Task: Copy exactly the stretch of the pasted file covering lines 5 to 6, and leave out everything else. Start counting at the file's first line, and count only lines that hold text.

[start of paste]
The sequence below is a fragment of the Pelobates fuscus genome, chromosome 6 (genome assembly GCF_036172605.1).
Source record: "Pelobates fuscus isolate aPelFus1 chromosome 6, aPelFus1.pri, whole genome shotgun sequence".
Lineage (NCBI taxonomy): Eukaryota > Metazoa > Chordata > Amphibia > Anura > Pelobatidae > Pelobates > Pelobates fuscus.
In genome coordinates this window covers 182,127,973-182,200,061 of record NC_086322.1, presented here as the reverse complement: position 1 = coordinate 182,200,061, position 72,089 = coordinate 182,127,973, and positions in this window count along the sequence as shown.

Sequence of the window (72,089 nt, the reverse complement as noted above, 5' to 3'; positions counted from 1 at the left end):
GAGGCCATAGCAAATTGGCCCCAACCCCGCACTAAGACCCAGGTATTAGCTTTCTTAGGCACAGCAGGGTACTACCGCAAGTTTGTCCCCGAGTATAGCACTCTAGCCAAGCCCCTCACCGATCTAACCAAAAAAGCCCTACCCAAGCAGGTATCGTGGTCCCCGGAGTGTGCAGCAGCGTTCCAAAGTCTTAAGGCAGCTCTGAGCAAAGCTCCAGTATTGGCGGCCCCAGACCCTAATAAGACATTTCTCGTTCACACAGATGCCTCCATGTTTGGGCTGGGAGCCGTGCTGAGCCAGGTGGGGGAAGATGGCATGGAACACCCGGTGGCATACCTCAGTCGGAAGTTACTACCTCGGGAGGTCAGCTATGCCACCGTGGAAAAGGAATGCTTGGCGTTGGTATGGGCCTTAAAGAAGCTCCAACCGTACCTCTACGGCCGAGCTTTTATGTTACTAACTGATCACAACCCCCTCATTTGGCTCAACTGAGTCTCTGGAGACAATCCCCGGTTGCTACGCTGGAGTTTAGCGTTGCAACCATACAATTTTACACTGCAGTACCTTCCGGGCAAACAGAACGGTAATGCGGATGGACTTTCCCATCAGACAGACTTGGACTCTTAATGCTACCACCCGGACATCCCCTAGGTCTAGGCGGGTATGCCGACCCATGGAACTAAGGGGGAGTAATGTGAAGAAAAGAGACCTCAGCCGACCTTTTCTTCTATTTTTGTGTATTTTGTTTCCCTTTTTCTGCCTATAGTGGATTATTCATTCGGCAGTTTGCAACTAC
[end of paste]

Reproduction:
Sequence of the window (72,089 nt, the reverse complement as noted above, 5' to 3'; positions counted from 1 at the left end):
GAGGCCATAGCAAATTGGCCCCAACCCCGCACTAAGACCCAGGTATTAGCTTTCTTAGGCACAGCAGGGTACTACCGCAAGTTTGTCCCCGAGTATAGCACTCTAGCCAAGCCCCTCACCGATCTAACCAAAAAAGCCCTACCCAAGCAGGTATCGTGGTCCCCGGAGTGTGCAGCAGCGTTCCAAAGTCTTAAGGCAGCTCTGAGCAAAGCTCCAGTATTGGCGGCCCCAGACCCTAATAAGACATTTCTCGTTCACACAGATGCCTCCATGTTTGGGCTGGGAGCCGTGCTGAGCCAGGTGGGGGAAGATGGCATGGAACACCCGGTGGCATACCTCAGTCGGAAGTTACTACCTCGGGAGGTCAGCTATGCCACCGTGGAAAAGGAATGCTTGGCGTTGGTATGGGCCTTAAAGAAGCTCCAACCGTACCTCTACGGCCGAGCTTTTATGTTACTAACTGATCACAACCCCCTCATTTGGCTCAACTGAGTCTCTGGAGACAATCCCCGGTTGCTACGCTGGAGTTTAGCGTTGCAACCATACAATTTTACACTGCAGTACCTTCCGGGCAAACAGAACGGTAATGCGGATGGACTTTCCCATCAGACAGACTTGGACTCTTAATGCTACCACCCGGACATCCCCTAGGTCTAGGCGGGTATGCCGACCCATGGAACTAAGGGGGAGTAATGTGAAGAAAAGAGACCTCAGCCGACCTTTTCTTCTATTTTTGTGTATTTTGTTTCCCTTTTTCTGCCTATAGTGGATTATTCATTCGGCAGTTTGCAACTAC